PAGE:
The Last Hero: A Life of Henry Aaron - Howard Bryant (2010)



  1 My Dear Sir: H. C. Nixon Responses to Questionnaire on Slavery, LPR91, Alabama Department of Archives and History, Montgomery, Alabama.

  2 More care must always be taken: James A. Tait Memorandum Book, Tait Family Papers, LPR35, Alabama Department of Archives and History, Montgomery, Alabama.

  3 Blacks as a race were commented: Clinton McCarty, The Reins of Power: Racial Change and Challenge in a Southern City (Tallahassee: Sentry Press, 1999), p. 113.

  4 Our name changed often: interview with Henry Aaron.

  5 Fury Of A Texas mob: Mobile Daily Item, October 22, 1902.

  6 Negro Peeper: Mobile Daily Item, October 12, 1902.

  7 Bound Face To Face …: Mobile Daily Item, October 10, 1902.

  8 Used Axe On Women: Bad Negro: Mobile Daily Item, November 4, 1902.

  9 Ten More Policemen Provided: Mobile Daily Item, October 16, 1902.

10 With the disintegration of the boycott: David Alsobrook, “Alabama’s Port City: Mobile During the Progressive Era, 1896–1917.” (Ph.D. diss. Auburn University, 1983), p. 145.

11 When you own something: interview with Henry Aaron.

12 My grandfather believed in the work: interview with Tommie Aaron, Jr.

13 That was the way it was: ibid.

14 Absolute Segregation Of Race: Mobile Register, May 28, 1943.

15 Obviously, the black color of my skin: Inner City News, June 8, 1985.

16 I knew I was going to be a ballplayer: Hank Aaron, with Lonnie Wheeler, I Had a Hammer: The Hank Aaron Story (New York: HarperCollins, 1992), p. 22.

17 It was never one, two, three with me: interview with Henry Aaron.


  1 I did not find him to be forthcoming: interview with Roger Kahn, April 2007.

  2 My grandfather used to say all the time: interview with Tommie Aaron, Jr.

  3 A lot of guys were playing a helluva baseball game: interview with Billy Williams.

  4 He could hit the ball with a broken piece of wood: interview with Ed Scott.

  5 I told her, if this kid was Satchel Paige: ibid.

  6 I never once saw him hit cross-handed: ibid.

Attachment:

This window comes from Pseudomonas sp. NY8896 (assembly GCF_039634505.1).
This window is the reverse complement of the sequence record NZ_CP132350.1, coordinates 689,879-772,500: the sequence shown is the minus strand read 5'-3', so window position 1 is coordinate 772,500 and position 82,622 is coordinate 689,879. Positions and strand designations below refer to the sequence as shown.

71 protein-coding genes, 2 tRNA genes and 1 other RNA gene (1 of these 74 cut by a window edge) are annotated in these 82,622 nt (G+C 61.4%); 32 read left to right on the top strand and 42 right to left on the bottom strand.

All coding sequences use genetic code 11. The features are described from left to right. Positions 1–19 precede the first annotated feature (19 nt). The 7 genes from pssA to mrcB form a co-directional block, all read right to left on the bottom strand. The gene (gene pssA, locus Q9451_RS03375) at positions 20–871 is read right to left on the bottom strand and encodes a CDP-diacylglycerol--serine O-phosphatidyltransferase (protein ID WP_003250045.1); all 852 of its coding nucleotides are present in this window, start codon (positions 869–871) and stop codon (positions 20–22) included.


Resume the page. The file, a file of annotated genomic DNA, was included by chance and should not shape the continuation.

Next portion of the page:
7 On May 23, Scott received a letter from George Sisler: This letter is from the collection of Ed Scott.

  8 Major League Scouts Take Gander: Chicago Defender, June 7, 1952.

  9 Clowns’ Aaron Locks Up NAL: Chicago Defender, June 7, 1952.

10 The introduction might have been a pleasure: Jerry Poling, A Summer Up North: Henry Aaron and the Legend of Eau Claire Baseball (Madison: University of Wisconsin Press, 2002), p. 9.

11 He just would not open up to you: Interview with Wes Covington, Eau Claire Leader-Telegram, August 16, 1993.

12 No one can guess his IQ: Al Stump, “Hank Aaron: Public Image vs. Private Reality,” Sport, August 1964.

13 One time I got to second base: Poling, A Summer Up North, p. 40.

14 It was never a romance: ibid, p. 52.

15 When you think about who Henry Aaron is: interview with Jerry Poling.

16 Jacksonville and Savannah: The Sporting News, April 15, 1953.

17 It was toward the country: interview with Jim Frey.

18 When you’re seventeen or eighteen years old: interview with Felix Mantilla.

19 I remember one day I asked Henry: interview with Bill Slack.

20 I’ll never forget that day at the depot: interview with Ed Scott.


  1 Any amount you ask for that kid Henry Aaron: Milwaukee Journal, March 3, 1954.

  2 Aaron Given Divided Vote By Prophets: Milwaukee Sentinel, March 14, 1954.

  3 Aaron laid claim to a permanent roster: Mark Stewart and Mike Kennedy, Hammering Hank: How the Media Made Henry Aaron (Guilford, Connecticut: Lyons Press, 2006), p. 49.

  4 I was playing in Sarasota: Hank Aaron, with Dick Schaap: Home Run: My Life in Pictures (New York: Total Sports, 1999), p. 47.

  5 Red Sox Shade Braves, 3–2: Milwaukee Journal, March 11, 1954.

  6 a little house on stilts: interview with Henry Aaron.

  7 I remembered thinking: interview with Bill White.

  8 Mother Gibson Serves Very Tasty Table: Milwaukee Journal, March 2, 1954.

  9 Mrs. Gibson’s was the best choice at that time: interview with Henry Aaron.

  10 Behind the scenes, we made things happen: interview with Bill White.